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Craig Wright seemingly caught lying and falsifying documents yet again, says Peter McCormack

The self-proclaimed Satoshi Nakamoto has been caught lying and falsifying documents yet again.

Craig Wright seemingly caught lying and falsifying documents yet again, says Peter McCormack
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The self-proclaimed Satoshi Nakamoto has been caught lying and falsifying documents yet again. A pre-Bitcoin paper Craig Wright claimed he wrote in 2007 was actually uploaded on Aug. 18 and edited in Microsoft Office 365, software that didn’t come out until 2011.

Faketoshi’s web slowly untangles

The self-proclaimed Satoshi Nakamoto made headlines once again after managing to stay out of the limelight for a few days. Craig Wright, one of the most controversial figures in the crypto industry, was caught red-handed falsifying documents and lying about his alleged involvement with Bitcoin.

Peter McCormack, one of the many recipients of Wright’s libel lawsuits, tweeted about the paper Wright published on SSRN, a scholarly paper hosting service. Wright claims the document, titled “Payment providers and intermediaries as defined in the law of the Internet,” was written in 2007, but contains no upload or publication date.

The document contains a paragraph very similar to the abstract of the original Bitcoin whitepaper.

The lack of a publication or upload date prompted McCormack to suspect the document was altered. After checking for alternate versions of the document on the Internet Archive, McCormack found that the only snapshot of the paper was Aug. 18—the day it was uploaded.

Wright’s paper could have been heavily edited

The metadata of Wright’s paper showed that it was created and last edited on Aug. 18, a day before McCormack discovered it on SSRN.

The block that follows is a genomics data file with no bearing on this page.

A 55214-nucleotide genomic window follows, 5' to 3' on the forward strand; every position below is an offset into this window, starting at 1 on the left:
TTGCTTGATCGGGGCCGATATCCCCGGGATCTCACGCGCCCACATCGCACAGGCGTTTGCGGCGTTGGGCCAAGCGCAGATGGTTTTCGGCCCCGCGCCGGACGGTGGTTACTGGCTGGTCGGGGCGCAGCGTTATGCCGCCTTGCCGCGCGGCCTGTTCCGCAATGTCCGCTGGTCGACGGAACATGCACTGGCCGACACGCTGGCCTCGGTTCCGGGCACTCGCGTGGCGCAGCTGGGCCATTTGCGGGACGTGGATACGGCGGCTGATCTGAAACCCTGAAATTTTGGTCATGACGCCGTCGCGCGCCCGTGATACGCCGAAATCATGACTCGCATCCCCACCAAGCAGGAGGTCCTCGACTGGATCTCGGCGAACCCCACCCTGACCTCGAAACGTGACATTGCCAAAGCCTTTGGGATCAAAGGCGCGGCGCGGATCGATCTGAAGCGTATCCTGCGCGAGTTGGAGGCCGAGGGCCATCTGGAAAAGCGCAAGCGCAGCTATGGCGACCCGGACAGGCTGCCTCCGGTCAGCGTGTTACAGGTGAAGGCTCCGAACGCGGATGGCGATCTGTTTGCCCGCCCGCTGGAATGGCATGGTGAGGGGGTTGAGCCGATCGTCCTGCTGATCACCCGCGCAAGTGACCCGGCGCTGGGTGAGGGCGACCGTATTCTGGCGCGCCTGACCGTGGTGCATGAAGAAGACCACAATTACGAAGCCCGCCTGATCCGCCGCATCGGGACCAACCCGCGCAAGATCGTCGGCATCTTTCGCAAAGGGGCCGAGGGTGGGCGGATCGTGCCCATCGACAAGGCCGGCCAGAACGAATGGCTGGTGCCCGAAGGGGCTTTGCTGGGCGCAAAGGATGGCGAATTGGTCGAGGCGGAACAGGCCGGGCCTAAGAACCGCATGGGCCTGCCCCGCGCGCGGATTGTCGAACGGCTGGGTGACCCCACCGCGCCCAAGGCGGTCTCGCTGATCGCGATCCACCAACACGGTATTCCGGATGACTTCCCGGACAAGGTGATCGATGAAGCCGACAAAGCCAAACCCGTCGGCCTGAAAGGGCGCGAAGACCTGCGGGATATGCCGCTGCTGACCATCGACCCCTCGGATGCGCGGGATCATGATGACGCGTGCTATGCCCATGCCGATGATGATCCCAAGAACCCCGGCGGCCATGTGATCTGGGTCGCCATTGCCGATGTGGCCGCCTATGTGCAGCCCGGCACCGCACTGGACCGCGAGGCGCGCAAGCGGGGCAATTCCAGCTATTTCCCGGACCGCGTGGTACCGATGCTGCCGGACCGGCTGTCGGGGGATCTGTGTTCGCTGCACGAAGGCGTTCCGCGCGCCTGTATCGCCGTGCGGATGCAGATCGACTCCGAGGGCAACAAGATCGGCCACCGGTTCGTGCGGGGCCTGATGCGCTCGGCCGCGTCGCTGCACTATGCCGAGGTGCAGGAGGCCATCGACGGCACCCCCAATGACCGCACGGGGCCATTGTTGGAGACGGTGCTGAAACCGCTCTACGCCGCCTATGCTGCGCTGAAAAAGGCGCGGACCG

Further inspection also showed that the paper was created and modified using Microsoft Office 365, a program which wasn’t released until June 2011. While this doesn’t prove Wright altered the date of the document, the fact that his timeline isn’t quite right pushed other crypto users to dig even deeper.

Multiple Twitter users confirmed they saw the same metadata after downloading Wright’s paper. McCormack also found that Wright had a paper with the exact same name posted on the SANS reading room. While the two papers share the same name and much of the same structure, the paper posted on SANS had no mentions of digital cash, egold, or peer-to-peer electronic cash.

The SSRN paper, however, focused heavily on the use and implementation of digital cash. That, coupled with the paper’s mysterious lack of upload date, shows that there’s a very high chance of it being doctored and backdated.

We are yet to see whether this has a significant effect on Wright’s coin, Bitcoin SV, which saw a 6.45 percent loss in the past 24 hours. However, it’s reasonable to say that the increasing controversy surrounding Wright and his seeming tendency to lie won’t do much to help him in any of his legal battles.

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